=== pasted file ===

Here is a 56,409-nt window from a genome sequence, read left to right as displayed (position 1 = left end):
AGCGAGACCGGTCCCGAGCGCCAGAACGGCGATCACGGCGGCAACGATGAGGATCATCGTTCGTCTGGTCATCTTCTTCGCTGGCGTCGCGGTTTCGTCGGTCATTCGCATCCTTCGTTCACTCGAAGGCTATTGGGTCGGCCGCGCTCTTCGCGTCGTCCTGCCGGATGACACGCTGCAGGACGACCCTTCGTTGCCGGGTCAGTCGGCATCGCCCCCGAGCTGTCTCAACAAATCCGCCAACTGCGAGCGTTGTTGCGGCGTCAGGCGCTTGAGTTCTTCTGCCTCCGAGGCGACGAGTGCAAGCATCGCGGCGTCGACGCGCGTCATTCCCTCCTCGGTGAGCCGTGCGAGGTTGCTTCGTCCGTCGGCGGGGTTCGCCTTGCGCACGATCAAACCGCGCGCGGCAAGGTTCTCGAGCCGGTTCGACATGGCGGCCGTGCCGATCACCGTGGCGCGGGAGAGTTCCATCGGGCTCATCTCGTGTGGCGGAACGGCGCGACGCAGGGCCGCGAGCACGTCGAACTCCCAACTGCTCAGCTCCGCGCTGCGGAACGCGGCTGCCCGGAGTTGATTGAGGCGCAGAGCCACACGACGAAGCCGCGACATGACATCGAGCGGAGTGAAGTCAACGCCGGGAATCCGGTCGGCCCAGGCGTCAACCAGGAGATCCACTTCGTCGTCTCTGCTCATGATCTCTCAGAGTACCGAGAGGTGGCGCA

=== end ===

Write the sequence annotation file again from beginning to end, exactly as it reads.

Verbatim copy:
Here is a 56,409-nt window from a genome sequence, read left to right as displayed (position 1 = left end):
AGCGAGACCGGTCCCGAGCGCCAGAACGGCGATCACGGCGGCAACGATGAGGATCATCGTTCGTCTGGTCATCTTCTTCGCTGGCGTCGCGGTTTCGTCGGTCATTCGCATCCTTCGTTCACTCGAAGGCTATTGGGTCGGCCGCGCTCTTCGCGTCGTCCTGCCGGATGACACGCTGCAGGACGACCCTTCGTTGCCGGGTCAGTCGGCATCGCCCCCGAGCTGTCTCAACAAATCCGCCAACTGCGAGCGTTGTTGCGGCGTCAGGCGCTTGAGTTCTTCTGCCTCCGAGGCGACGAGTGCAAGCATCGCGGCGTCGACGCGCGTCATTCCCTCCTCGGTGAGCCGTGCGAGGTTGCTTCGTCCGTCGGCGGGGTTCGCCTTGCGCACGATCAAACCGCGCGCGGCAAGGTTCTCGAGCCGGTTCGACATGGCGGCCGTGCCGATCACCGTGGCGCGGGAGAGTTCCATCGGGCTCATCTCGTGTGGCGGAACGGCGCGACGCAGGGCCGCGAGCACGTCGAACTCCCAACTGCTCAGCTCCGCGCTGCGGAACGCGGCTGCCCGGAGTTGATTGAGGCGCAGAGCCACACGACGAAGCCGCGACATGACATCGAGCGGAGTGAAGTCAACGCCGGGAATCCGGTCGGCCCAGGCGTCAACCAGGAGATCCACTTCGTCGTCTCTGCTCATGATCTCTCAGAGTACCGAGAGGTGGCGCA